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Distinct, but compensatory roles of PAK1 and PAK3 in spine morphogenesis.

Authors: Boda, B  Jourdain, L  Muller, D 
Citation: Boda B, etal., Hippocampus. 2008;18(9):857-61. doi: 10.1002/hipo.20451.
Pubmed: (View Article at PubMed) PMID:18481281
DOI: Full-text: DOI:10.1002/hipo.20451

PAK1 and PAK3 belong to a family of protein kinases that are effectors of small Rho GTPases. In humans, mutations of PAK3 have been associated with mental retardation and result in in vitro studies in defects of spine morphogenesis. The functional specificities of PAK1 and PAK3 remain, however, unclear. Here, we investigated using loss and gain of function experiments how PAK1 and PAK3 affect spine morphology in hippocampal slice cultures. We find that while knockdown of PAK3 is associated with an increase in thin, elongated, immature-type spines, downregulation of PAK1 does not alter spine morphology. Conversely, expression of a constitutively active form of PAK3 remains without effect, while expression of constitutively active PAK1 results in the formation of spines with smaller head diameters. Interestingly, expression of constitutively active PAK1 can rescue the long spine phenotype induced by suppression of PAK3. We conclude that while PAK1 and PAK3 share distinct roles in the regulation of spine morphogenesis, their activity may overlap allowing the compensation of the PAK3 deficit by PAK1. This result opens interesting perspectives in the context of reversing the spine defects associated with PAK3 mutations.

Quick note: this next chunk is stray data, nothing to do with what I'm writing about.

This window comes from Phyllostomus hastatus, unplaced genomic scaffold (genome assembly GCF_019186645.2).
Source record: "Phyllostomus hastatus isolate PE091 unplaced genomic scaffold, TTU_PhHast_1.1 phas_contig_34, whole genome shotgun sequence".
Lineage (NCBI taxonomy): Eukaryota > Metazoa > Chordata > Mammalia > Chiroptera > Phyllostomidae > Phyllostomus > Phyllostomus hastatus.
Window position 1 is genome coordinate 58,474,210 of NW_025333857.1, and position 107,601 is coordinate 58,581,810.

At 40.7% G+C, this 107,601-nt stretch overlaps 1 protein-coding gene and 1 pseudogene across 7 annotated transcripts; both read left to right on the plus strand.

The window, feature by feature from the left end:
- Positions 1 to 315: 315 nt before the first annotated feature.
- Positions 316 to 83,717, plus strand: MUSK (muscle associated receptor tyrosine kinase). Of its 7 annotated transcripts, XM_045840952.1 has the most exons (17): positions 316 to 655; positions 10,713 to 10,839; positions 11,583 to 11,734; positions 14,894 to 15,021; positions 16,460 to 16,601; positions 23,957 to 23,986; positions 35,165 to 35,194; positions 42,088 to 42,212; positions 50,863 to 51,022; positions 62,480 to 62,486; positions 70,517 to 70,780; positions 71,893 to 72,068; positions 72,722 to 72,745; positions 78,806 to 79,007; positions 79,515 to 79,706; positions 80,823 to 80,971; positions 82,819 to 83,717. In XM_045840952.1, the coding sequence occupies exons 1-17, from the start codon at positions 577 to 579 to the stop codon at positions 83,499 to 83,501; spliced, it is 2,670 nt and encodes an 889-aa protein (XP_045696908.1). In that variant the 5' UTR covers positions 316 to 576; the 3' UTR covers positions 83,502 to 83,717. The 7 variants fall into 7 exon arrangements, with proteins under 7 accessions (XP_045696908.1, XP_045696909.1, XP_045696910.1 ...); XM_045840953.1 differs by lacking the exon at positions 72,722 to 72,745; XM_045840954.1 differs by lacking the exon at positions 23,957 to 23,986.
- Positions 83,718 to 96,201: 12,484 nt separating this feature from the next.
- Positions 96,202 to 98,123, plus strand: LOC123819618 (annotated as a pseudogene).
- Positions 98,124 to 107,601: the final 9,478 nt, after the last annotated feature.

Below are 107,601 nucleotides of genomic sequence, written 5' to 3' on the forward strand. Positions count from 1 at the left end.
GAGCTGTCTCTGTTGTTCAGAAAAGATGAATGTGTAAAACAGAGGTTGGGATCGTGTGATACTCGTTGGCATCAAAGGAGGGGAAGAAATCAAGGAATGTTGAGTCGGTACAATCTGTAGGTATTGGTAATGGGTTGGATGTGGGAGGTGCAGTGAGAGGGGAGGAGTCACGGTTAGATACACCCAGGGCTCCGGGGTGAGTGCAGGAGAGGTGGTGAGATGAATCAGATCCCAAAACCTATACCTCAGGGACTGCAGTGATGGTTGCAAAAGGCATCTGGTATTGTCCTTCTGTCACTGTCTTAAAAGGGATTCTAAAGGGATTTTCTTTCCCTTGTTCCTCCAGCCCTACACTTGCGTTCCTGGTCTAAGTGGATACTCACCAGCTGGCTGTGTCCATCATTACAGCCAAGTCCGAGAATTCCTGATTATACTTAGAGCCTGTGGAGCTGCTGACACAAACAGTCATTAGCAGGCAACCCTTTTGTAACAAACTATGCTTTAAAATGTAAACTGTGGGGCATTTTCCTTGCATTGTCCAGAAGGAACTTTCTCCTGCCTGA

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RGD Object Information
RGD ID: 7775053
Created: 2013-12-31
Species: All species
Last Modified: 2013-12-31
Status: ACTIVE



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RGD is funded by grant HL64541 from the National Heart, Lung, and Blood Institute on behalf of the NIH.